Four months ago today, 2006 Black Engineer of the Year Linda Gooden stepped into one of her biggest public roles since she retired as executive vice president of Lockheed Martin Information Systems and corporate officer.
Gooden was elected chair of the University System of Maryland Board of Regents. She joined the board in 2009.
A longtime advocate for science, technology, engineering, and math (STEM) education and careers, Gooden looked back on what she had learned from the Black Engineer of the Year Awards (BEYA) STEM Conference as she moved forward as the third woman to win the top ward.
Here’s what she said about BEYA’s legacy in 2006.
“I am honored to be among this distinguished list of nominees; that it is the 20th anniversary of the Black Engineer the Year Awards makes it even more special. There’s been a lot of change in the past 20 years. On the whole, progress has been made in workforce diversity, promotional opportunities, and in work-life balance.
“The future offers even more opportunities. What we do today will set the stage for the next 20 years, just as those who walked down the aisle and accepted this award 20 years ago set the stage for us,” Gooden said in 2006.
Since then she has given many interviews to Career Communications Group’s Black Engineer and Women of Color magazines. In one interview with CCG CEO and Publisher Tyrone Taborn, Gooden talked about “Leadership Development and How to Influence Others.”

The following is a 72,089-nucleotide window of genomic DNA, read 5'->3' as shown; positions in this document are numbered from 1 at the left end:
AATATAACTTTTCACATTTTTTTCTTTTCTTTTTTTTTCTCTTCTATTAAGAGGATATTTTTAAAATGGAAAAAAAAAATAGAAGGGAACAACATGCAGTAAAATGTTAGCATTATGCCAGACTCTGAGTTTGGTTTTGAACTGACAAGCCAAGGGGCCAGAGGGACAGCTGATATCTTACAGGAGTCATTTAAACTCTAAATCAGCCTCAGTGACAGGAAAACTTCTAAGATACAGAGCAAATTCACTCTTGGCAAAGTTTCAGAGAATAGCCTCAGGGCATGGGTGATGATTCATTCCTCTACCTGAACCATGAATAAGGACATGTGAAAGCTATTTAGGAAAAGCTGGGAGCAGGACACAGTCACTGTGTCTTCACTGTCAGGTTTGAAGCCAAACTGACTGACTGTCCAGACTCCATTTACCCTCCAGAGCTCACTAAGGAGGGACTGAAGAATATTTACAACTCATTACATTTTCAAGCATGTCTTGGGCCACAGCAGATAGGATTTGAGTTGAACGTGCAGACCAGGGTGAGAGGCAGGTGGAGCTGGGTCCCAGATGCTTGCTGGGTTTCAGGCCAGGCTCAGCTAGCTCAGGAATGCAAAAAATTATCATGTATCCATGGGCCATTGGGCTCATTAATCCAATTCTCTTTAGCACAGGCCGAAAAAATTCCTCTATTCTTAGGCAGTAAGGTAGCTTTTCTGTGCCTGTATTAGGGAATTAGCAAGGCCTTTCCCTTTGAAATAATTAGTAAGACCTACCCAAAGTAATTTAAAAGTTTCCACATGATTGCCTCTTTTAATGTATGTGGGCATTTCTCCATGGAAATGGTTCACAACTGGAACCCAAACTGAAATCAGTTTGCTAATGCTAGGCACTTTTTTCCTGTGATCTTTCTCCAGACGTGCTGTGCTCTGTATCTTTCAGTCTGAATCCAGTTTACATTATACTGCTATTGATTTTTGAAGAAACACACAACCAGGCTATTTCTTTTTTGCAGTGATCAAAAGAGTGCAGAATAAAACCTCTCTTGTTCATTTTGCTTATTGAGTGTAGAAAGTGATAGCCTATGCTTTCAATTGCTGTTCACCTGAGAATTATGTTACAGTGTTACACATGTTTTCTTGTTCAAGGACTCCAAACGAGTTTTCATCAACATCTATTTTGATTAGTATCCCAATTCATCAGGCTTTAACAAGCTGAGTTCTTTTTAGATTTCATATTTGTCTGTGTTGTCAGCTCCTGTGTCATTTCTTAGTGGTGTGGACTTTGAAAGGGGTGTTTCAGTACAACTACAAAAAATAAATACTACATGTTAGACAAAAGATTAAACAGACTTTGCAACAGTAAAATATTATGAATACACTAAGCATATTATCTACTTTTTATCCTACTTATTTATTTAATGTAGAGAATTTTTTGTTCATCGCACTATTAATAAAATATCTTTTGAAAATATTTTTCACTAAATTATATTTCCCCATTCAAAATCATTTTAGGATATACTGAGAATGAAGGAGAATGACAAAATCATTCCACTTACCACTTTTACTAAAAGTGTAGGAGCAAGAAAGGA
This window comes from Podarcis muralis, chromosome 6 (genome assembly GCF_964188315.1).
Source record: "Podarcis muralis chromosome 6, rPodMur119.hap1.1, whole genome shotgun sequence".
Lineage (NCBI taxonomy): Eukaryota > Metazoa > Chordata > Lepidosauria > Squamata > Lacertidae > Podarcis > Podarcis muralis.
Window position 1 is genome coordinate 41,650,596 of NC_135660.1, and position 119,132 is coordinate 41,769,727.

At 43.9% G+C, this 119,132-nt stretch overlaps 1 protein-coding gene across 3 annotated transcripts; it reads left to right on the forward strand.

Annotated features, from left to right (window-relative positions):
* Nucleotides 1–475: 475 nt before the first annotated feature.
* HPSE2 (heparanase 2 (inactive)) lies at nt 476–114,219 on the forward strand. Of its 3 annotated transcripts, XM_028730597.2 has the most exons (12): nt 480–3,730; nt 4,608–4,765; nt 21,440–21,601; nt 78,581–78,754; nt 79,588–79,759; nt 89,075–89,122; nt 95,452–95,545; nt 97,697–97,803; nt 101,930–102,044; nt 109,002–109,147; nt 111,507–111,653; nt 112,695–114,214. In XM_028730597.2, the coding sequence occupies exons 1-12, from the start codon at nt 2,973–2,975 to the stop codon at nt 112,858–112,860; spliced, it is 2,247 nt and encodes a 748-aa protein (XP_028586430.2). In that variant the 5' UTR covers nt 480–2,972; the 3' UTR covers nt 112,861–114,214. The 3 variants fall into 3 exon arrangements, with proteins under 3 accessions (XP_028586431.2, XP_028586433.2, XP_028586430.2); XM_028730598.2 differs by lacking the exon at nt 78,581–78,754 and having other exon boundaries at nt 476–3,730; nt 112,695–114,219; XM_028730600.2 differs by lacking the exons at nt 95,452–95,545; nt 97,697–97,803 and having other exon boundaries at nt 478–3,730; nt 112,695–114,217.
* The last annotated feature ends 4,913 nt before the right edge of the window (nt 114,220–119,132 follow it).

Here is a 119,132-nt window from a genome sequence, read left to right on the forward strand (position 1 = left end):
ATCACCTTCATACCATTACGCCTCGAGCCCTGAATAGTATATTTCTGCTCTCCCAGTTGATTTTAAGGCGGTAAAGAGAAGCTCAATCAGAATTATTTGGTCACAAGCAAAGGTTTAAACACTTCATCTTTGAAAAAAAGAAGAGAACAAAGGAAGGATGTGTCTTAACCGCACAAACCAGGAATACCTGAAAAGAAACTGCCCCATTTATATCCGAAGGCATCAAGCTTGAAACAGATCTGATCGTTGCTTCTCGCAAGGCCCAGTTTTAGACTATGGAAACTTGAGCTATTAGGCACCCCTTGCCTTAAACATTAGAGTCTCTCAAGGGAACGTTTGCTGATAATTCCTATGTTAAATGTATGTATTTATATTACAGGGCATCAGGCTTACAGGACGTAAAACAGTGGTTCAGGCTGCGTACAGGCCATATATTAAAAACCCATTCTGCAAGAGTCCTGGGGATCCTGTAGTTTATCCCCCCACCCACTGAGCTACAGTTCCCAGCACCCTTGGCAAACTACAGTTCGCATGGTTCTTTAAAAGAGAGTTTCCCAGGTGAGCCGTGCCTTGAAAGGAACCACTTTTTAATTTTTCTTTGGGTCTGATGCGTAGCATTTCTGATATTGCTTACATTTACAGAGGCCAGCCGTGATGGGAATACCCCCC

“You went to (Lockheed Martin) and said you needed $200,000 and we’re going to make $11Million in that year. But in fact, the seed money you received from the company was $600,000 and you made $24 Million in 12 months,” Taborn said. How does somebody come up with that kind of concept and make it work? Asked Taborn.
“It was actually $23.6Million,” Gooden said modestly of her now legendary profit and loss account.
One of the most respected business leaders in defense and aerospace during her 40-year career, Gooden has served on the Board of Directors of General Motors, Automatic Data Processing, Inc. (ADP), The Home Depot, Inc., and Washington Gas Light Company.
The corporate world is not perfect admits Gooden, who retired as executive vice president at Lockheed Martin in 2013.
“In many ways, her career mirrors some of the cultural shifts society has gone through over 30 years,” wrote Nick Wakeman in Washington Technology magazine. “Greater opportunities for women and minorities in the business world and defense market in particular,” he noted along with the “challenges she had to stare down” before (and after) leading the largest provider of IT services to the federal government for a decade.
“There will always be stereotypes,” Gooden noted.
However, she added that women and men willing to earn a STEM degree, get a job in the field, apply themselves, and demonstrate consistently high performance will be treated fairly.
“Business exists to make a profit,” Gooden said, “and STEM talent is an essential enabler.”
To help focus on the things that mattered, Gooden created a go-to-battle list: rules that she gleaned from her experience of leading organizations of diverse people in the corporate world.
Click here to read Linda Gooden’s 10 Rules, It’s A Great Time to Be in STEM.
Her many external awards include Maryland Business Hall of Fame, Corporate Board Top 50 Women in Technology, and Greater Washington Contractor Awards’ Executive of the Year.